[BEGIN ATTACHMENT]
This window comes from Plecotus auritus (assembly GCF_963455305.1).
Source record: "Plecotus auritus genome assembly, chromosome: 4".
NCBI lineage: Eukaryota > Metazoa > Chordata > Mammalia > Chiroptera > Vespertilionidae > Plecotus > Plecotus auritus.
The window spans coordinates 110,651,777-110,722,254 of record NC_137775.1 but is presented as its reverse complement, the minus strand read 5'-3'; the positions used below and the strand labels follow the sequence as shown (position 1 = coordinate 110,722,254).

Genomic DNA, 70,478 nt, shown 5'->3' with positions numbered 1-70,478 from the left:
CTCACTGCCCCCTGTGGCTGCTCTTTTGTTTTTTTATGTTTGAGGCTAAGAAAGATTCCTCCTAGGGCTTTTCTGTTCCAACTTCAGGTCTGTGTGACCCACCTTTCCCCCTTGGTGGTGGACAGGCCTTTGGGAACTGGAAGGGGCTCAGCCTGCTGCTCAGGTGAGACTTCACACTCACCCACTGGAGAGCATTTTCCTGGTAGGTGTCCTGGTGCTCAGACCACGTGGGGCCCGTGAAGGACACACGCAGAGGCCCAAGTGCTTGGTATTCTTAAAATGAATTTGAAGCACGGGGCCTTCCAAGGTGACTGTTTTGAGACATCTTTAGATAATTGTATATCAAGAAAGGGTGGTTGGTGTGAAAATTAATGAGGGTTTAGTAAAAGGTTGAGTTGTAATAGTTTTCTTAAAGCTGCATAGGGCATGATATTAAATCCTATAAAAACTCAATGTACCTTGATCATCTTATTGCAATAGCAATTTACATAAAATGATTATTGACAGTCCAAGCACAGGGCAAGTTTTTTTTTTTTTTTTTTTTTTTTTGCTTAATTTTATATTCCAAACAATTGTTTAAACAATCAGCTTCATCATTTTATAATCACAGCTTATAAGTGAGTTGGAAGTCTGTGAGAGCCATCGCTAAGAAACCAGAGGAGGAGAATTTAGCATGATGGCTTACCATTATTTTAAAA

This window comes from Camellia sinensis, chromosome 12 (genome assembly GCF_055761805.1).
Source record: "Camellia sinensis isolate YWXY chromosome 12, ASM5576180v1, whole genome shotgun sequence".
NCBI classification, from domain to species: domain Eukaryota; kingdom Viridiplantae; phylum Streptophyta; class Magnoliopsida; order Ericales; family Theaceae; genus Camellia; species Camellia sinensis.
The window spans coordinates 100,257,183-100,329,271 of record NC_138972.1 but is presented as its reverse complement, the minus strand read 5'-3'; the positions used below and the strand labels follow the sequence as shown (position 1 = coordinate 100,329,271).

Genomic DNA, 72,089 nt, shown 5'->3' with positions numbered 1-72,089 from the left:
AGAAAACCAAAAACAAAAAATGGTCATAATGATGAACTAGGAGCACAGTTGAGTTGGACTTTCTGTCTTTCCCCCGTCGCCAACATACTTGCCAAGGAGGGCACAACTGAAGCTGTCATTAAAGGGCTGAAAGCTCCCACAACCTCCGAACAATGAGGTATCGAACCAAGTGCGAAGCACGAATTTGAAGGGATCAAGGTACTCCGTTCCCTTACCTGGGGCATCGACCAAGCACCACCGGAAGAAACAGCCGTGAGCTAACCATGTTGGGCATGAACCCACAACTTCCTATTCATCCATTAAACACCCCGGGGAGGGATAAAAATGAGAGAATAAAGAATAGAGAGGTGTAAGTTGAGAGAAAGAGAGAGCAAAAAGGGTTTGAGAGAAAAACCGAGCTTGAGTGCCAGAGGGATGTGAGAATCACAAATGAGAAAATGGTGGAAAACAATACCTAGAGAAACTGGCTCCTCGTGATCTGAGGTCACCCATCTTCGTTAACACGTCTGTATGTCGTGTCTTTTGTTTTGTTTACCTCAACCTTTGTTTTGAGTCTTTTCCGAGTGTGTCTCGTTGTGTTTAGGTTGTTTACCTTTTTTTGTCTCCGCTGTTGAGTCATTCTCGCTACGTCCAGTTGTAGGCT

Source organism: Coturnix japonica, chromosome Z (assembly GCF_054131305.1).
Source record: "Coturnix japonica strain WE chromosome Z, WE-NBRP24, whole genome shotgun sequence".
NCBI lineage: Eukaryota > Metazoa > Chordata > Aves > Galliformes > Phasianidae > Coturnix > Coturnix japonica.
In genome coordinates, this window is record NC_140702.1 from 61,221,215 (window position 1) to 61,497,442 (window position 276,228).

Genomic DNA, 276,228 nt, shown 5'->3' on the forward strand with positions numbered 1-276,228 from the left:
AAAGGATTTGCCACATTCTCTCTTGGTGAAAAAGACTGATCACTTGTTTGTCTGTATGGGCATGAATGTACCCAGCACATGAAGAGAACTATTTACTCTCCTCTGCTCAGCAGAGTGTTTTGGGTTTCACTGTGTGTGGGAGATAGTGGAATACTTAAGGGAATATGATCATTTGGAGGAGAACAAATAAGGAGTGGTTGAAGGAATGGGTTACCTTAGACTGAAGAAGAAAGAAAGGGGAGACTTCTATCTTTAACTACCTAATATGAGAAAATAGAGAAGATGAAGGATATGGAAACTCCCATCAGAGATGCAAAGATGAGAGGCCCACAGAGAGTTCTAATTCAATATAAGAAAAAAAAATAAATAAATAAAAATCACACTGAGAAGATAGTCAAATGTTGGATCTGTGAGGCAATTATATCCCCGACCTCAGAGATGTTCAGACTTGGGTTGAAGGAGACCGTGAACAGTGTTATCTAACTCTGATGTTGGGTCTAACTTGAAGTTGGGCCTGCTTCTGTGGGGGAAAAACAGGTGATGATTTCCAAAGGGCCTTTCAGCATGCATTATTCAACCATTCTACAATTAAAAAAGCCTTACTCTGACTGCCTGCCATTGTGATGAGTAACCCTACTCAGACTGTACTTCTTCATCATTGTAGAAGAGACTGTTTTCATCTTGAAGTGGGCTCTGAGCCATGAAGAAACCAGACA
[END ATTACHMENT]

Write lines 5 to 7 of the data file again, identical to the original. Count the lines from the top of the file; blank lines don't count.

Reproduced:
Genomic DNA, 70,478 nt, shown 5'->3' with positions numbered 1-70,478 from the left:
CTCACTGCCCCCTGTGGCTGCTCTTTTGTTTTTTTATGTTTGAGGCTAAGAAAGATTCCTCCTAGGGCTTTTCTGTTCCAACTTCAGGTCTGTGTGACCCACCTTTCCCCCTTGGTGGTGGACAGGCCTTTGGGAACTGGAAGGGGCTCAGCCTGCTGCTCAGGTGAGACTTCACACTCACCCACTGGAGAGCATTTTCCTGGTAGGTGTCCTGGTGCTCAGACCACGTGGGGCCCGTGAAGGACACACGCAGAGGCCCAAGTGCTTGGTATTCTTAAAATGAATTTGAAGCACGGGGCCTTCCAAGGTGACTGTTTTGAGACATCTTTAGATAATTGTATATCAAGAAAGGGTGGTTGGTGTGAAAATTAATGAGGGTTTAGTAAAAGGTTGAGTTGTAATAGTTTTCTTAAAGCTGCATAGGGCATGATATTAAATCCTATAAAAACTCAATGTACCTTGATCATCTTATTGCAATAGCAATTTACATAAAATGATTATTGACAGTCCAAGCACAGGGCAAGTTTTTTTTTTTTTTTTTTTTTTTTTGCTTAATTTTATATTCCAAACAATTGTTTAAACAATCAGCTTCATCATTTTATAATCACAGCTTATAAGTGAGTTGGAAGTCTGTGAGAGCCATCGCTAAGAAACCAGAGGAGGAGAATTTAGCATGATGGCTTACCATTATTTTAAAA

This window comes from Camellia sinensis, chromosome 12 (genome assembly GCF_055761805.1).